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Terms in this set (16)

Overview of the Adrenal Gland:

The adrenal glands produce three classes of ? hormones (mineralocorticoids, glucocorticoids and adrenal androgens), and two ? hormones (epinephrine and norepinephrine).
Although it is difficult to assign a single specific physiological function to the adrenal gland, many of the adrenal hormones are involved in some aspect of the body's response to ?.
The glucocorticoids, primarily cortisol, play important roles in the regulation of ? metabolism and have a multitude of additional effects on many physiological systems and organs in the body.
The mineralocorticoid, aldosterone, is vital in maintaining ?.
Although the adrenal androgens DHEA and androstenedione are quite weak androgens compared to testosterone, they may have effects on the establishment and maintenance of ?
The main catecholamine produced in by the adrenal gland is? (adrenaline), which mediates the primary physiological responses to 'flight-or-fight' situations and other physiological stresses.
The adrenal gland is composed of essentially two functionally and developmentally distinct endocrine organs: ? and the ?.
Embryologically, the cortex is derived from mesoderm while the medulla is derived from neural crest cells that migrate into the developing cortex. The cortex and medulla synthesize different chemical classes of hormones. The cortex produces ?, while the medulla produces ?.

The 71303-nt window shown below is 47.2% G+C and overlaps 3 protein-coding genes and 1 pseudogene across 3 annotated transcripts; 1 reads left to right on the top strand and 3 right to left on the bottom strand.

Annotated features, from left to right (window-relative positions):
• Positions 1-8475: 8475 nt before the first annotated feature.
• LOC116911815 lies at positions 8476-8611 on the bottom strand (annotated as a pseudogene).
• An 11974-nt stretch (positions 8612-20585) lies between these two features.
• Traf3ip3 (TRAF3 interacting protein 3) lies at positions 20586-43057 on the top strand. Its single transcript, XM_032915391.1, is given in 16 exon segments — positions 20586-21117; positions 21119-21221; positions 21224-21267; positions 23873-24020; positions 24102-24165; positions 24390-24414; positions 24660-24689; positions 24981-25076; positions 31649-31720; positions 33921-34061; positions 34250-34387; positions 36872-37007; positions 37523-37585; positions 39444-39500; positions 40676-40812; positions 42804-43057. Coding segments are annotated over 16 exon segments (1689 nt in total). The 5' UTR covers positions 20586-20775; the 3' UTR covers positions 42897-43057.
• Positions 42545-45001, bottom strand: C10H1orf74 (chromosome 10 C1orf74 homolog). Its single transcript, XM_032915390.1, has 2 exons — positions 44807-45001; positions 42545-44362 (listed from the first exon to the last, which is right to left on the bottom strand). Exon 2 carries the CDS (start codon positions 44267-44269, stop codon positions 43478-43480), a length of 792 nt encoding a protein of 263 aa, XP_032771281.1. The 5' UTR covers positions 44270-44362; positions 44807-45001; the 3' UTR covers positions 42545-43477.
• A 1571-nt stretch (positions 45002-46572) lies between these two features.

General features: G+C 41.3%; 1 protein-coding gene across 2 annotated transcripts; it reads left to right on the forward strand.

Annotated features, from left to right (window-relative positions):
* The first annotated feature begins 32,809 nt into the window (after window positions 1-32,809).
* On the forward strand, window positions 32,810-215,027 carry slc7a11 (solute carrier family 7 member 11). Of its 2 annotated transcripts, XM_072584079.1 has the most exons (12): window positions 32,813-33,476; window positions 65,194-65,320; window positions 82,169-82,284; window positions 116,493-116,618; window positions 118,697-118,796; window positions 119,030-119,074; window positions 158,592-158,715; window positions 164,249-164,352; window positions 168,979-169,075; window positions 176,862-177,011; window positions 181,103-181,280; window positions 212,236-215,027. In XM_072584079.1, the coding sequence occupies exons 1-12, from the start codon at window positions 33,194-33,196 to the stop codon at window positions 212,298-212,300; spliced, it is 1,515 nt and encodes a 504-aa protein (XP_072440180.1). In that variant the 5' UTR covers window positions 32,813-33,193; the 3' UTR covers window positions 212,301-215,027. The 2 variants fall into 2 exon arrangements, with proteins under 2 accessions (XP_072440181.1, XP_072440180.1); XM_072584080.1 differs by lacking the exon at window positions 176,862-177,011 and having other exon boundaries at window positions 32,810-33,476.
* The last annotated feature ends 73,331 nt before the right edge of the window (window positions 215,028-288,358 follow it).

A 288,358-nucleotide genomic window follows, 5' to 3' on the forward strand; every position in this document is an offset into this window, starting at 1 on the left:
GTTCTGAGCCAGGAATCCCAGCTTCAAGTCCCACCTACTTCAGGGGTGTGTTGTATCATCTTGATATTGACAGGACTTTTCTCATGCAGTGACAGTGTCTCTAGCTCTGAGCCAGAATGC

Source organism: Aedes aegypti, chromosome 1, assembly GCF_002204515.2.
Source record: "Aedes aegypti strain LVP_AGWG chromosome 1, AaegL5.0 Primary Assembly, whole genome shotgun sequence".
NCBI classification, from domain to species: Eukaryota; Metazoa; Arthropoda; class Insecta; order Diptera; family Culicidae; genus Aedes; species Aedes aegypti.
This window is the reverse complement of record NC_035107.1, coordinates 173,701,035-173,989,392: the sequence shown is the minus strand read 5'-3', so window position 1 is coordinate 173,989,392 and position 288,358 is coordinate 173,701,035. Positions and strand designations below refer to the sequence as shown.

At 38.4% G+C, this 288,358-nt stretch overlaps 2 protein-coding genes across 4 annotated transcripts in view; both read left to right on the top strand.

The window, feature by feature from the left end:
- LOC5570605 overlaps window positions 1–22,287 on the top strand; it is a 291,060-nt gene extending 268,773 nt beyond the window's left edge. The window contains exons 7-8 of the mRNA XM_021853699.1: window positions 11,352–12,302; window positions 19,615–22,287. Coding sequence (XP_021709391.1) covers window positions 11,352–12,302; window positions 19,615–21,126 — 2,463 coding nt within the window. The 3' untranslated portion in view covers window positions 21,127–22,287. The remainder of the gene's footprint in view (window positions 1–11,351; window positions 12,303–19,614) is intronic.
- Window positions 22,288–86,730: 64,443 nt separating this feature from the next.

The cortex is composed of three discreet layers, each of which makes a distinct set of cortical hormones. The specific set of hormones produced from each layer is determined by ?
Physiological effects of cortisol:

Carbohydrate metabolism: One of the primary effects of cortisol, and the basis of its classification as a glucocorticoid, is to ?. This is accomplished by stimulating?

Protein metabolism: Cortisol inhibits ? and increases ? especially in ?. The liberated amino acids are used by the liver for ?, a process that is strongly stimulated by glucocorticoids. These negative effects on protein metabolism, may contribute to the ?

Lipid metabolism: Cortisol increases ? and raises ?. A large portion of the fat liberated from adipose is ?
Importantly, the lipid-releasing activity of cortisol does not occur equally in all adipose tissue depots. In conditions of chronically elevated cortisol, ?

Inflammation and the immunity: The effects of cortisol on inflammation are complex and not fully understood. Although cortisol plays a role in all stages of a normal inflammatory response, from initiation to resolution, it is most commonly associated with ? The anti-inflammatory effect of cortisol is due, in part, to ? Among many other effects, cortisol can also suppress ?

The immunosuppressive and anti-inflammatory actions of the glucocorticoids are exploited clinically for the inhibition of transplant rejection and for the treatment of allergic and autoimmune syndromes. The risks associated with this therapy are increased susceptibility to infection and the induction of Cushing's syndrome, similar to Cushing's disease, which is caused by ACTH-secreting pituitary adenoma.